Skip to main content Accessibility help

Unusually persistent complainants

  • Grant Lester (a1), Franzcp Beth Wilson (a1), Lynn Griffin (a1) and Paul E. Mullen (a1)



Querulous paranoia may have disappeared from the psychiatric literature, but is it flourishing in modern complaints organisations and the courts? Aims To investigate the unusually persistent complainants who lay waste to their own lives and place inordinate demands and stress on complaints organisations.


Complaints officers completed questionnaires on both unusually persistent complainants and matched controls.


Persistent complainants (distinguished by their pursuit of vindication and retribution) consumed time and resources and resorted to both direct and veiled threats. Attempts to distinguish these people from a control group on the basis of the manner in which their claims were initially managed failed.


Persistent complainants' pursuit of vindication and retribution fits badly with complaints systems established to deliver reparation and compensation. These complainants damaged the financial and social fabric of their own lives and frightened those dealing with their claims. The study suggests methods of early detection and alternative management strategies.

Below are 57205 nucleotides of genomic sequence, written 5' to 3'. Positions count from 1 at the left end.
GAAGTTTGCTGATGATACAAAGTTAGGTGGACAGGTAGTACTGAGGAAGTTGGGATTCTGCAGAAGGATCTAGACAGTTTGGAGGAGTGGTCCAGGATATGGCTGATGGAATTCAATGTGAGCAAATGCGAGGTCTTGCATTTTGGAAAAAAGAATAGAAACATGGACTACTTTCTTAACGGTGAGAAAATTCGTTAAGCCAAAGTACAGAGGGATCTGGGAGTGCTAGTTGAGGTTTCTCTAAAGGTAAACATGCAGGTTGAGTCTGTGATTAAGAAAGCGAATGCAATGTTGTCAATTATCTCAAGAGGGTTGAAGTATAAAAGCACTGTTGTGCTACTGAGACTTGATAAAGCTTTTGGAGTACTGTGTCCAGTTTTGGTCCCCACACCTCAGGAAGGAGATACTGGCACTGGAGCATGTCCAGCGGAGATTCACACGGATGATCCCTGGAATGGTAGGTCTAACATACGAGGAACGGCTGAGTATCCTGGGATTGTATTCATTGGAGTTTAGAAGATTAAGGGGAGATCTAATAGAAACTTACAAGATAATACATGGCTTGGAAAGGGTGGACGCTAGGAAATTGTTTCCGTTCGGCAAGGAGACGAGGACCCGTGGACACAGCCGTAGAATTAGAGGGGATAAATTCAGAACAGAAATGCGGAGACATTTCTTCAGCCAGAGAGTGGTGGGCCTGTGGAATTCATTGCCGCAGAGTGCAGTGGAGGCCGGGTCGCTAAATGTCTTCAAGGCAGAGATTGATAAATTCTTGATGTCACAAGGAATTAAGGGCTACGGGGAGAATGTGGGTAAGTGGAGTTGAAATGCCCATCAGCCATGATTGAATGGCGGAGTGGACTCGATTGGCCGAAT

• View HTML
    • Send article to Kindle

      To send this article to your Kindle, first ensure is added to your Approved Personal Document E-mail List under your Personal Document Settings on the Manage Your Content and Devices page of your Amazon account. Then enter the ‘name’ part of your Kindle email address below. Find out more about sending to your Kindle. Find out more about sending to your Kindle.